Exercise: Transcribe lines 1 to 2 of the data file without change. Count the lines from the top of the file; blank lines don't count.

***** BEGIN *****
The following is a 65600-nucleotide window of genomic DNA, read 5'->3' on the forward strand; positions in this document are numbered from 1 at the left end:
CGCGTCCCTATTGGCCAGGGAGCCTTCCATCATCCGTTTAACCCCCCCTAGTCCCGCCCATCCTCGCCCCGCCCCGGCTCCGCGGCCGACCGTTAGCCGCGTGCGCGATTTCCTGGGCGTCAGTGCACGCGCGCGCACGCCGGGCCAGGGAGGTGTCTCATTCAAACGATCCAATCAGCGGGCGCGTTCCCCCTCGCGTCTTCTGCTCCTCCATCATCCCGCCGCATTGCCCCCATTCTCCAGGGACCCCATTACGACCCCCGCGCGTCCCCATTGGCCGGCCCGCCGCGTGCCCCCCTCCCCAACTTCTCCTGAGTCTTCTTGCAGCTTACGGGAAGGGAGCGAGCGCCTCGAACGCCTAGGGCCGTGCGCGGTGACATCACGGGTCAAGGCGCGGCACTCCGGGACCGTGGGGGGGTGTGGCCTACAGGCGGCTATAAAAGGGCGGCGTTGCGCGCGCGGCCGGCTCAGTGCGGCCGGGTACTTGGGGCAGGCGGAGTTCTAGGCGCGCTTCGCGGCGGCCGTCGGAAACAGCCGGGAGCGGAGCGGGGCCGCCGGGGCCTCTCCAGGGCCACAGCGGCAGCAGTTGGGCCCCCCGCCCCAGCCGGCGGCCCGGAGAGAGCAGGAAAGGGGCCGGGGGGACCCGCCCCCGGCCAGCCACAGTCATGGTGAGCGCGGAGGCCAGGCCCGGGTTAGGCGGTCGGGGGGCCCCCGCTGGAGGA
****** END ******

The following is a 65600-nucleotide window of genomic DNA, read 5'->3' on the forward strand; positions in this document are numbered from 1 at the left end:
CGCGTCCCTATTGGCCAGGGAGCCTTCCATCATCCGTTTAACCCCCCCTAGTCCCGCCCATCCTCGCCCCGCCCCGGCTCCGCGGCCGACCGTTAGCCGCGTGCGCGATTTCCTGGGCGTCAGTGCACGCGCGCGCACGCCGGGCCAGGGAGGTGTCTCATTCAAACGATCCAATCAGCGGGCGCGTTCCCCCTCGCGTCTTCTGCTCCTCCATCATCCCGCCGCATTGCCCCCATTCTCCAGGGACCCCATTACGACCCCCGCGCGTCCCCATTGGCCGGCCCGCCGCGTGCCCCCCTCCCCAACTTCTCCTGAGTCTTCTTGCAGCTTACGGGAAGGGAGCGAGCGCCTCGAACGCCTAGGGCCGTGCGCGGTGACATCACGGGTCAAGGCGCGGCACTCCGGGACCGTGGGGGGGTGTGGCCTACAGGCGGCTATAAAAGGGCGGCGTTGCGCGCGCGGCCGGCTCAGTGCGGCCGGGTACTTGGGGCAGGCGGAGTTCTAGGCGCGCTTCGCGGCGGCCGTCGGAAACAGCCGGGAGCGGAGCGGGGCCGCCGGGGCCTCTCCAGGGCCACAGCGGCAGCAGTTGGGCCCCCCGCCCCAGCCGGCGGCCCGGAGAGAGCAGGAAAGGGGCCGGGGGGACCCGCCCCCGGCCAGCCACAGTCATGGTGAGCGCGGAGGCCAGGCCCGGGTTAGGCGGTCGGGGGGCCCCCGCTGGAGGA